When we first thought about volunteering for the Peace Corps it was all fire and brimstone. Images of mud huts, in 100+°F, ROUSes, constant sickness with even more common death from starvation, malaria, and AIDS, combined with a corrupt government that quietly rules the country with a tight fist filled our thoughts concerning Peace Corps service. Amazingly, enough it turns out that not all Peace Corps experiences are like that. Our experience has been filled with small furry things
, easy access to fresh produce, well-stocked stores in the city . . . and a tropical paradise island. Sure, we live in a grass roof cottage that has some bugs, but it also has electricity, appliances, curtains, a queen-size mosquito net, and Internet. The only difference from my teaching experience last year in NYC to this one is that here it is warm, there is a nicer beach, and there is little need to lock the door… that is if you have a door in the first place.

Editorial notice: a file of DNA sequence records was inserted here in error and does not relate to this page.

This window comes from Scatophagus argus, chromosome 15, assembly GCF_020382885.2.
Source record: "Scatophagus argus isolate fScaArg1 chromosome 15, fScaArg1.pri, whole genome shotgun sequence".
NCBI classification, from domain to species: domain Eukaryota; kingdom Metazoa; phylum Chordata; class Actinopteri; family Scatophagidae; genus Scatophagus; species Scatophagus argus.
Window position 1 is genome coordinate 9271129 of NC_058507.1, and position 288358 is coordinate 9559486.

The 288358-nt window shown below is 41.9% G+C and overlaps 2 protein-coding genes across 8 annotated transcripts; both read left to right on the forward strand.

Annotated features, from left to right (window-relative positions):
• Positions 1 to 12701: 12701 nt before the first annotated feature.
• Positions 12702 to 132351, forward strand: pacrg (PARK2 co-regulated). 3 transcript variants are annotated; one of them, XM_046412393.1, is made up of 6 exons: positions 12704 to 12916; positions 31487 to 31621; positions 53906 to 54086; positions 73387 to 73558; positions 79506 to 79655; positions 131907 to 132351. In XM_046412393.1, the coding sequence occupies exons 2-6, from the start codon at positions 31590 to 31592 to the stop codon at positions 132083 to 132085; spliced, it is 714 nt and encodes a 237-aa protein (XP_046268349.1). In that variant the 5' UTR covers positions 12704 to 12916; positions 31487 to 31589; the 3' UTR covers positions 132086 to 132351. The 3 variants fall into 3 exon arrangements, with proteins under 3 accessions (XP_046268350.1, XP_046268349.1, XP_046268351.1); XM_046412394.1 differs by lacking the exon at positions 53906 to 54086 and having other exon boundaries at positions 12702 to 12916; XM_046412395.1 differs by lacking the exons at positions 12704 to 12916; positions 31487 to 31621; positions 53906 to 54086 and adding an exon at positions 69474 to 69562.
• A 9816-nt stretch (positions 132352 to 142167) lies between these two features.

Lets rewind to Mothers’ Day. Karen and I (mostly Karen) made a cake for Lusia. It is not uncommon for the water to go out, and since it had rained the day before no one was surprised. Garbage often washes into the pipes and clogs them up after/during rain. The people on our road spent about 1-½ weeks digging up joints in the water system along the road trying to find the blockage. Occasionally, we would get a small trickle, but the problem was not solved. At this point, Karen and I had to go to Apia for our Early Service Conference, which lasted 9 days. We went home only to find out that the water was still not working. Karen made a call to the Samoa Water Authority – and this is what we found out. Three weeks ago, the water authority turned off the water to every village in our district. They want everyone to go to the city, file an application for metered water, pay an installation and application fee, and then pay monthly bills for water. Fair enough, says you; nobody told us, says I. After speaking to our family, we visited some people in the village who work for the Samoa Water Authority. They had no knowledge of this happening. When I went to the main office to file an application, THEY had no knowledge of this happening. The representative to our region insists that ads were run on the radio and television, yet somehow no one in our entire district heard or saw it. The Samoa Water Authority wants $20 as an application/survey fee, and then $200 to install the meter. While our village has yet to have their monthly meeting where they will discuss this matter, it seems like they are going to fight the government on this issue as the water source, tank, and facilities in general are all on village land. For the time being we are going to play the SWA game and file an application for metered water as it is a good idea in the long run. However, you have to tell the people you are going to do this to BEFORE you do it. This has been the first event in Samoa that has made us drastically change our life style. We can get water and the walk isn’t very far, maybe a ¼ mile at best. On the bright side, we are getting a bit more exercise carrying 5 gallon buckets back and forth.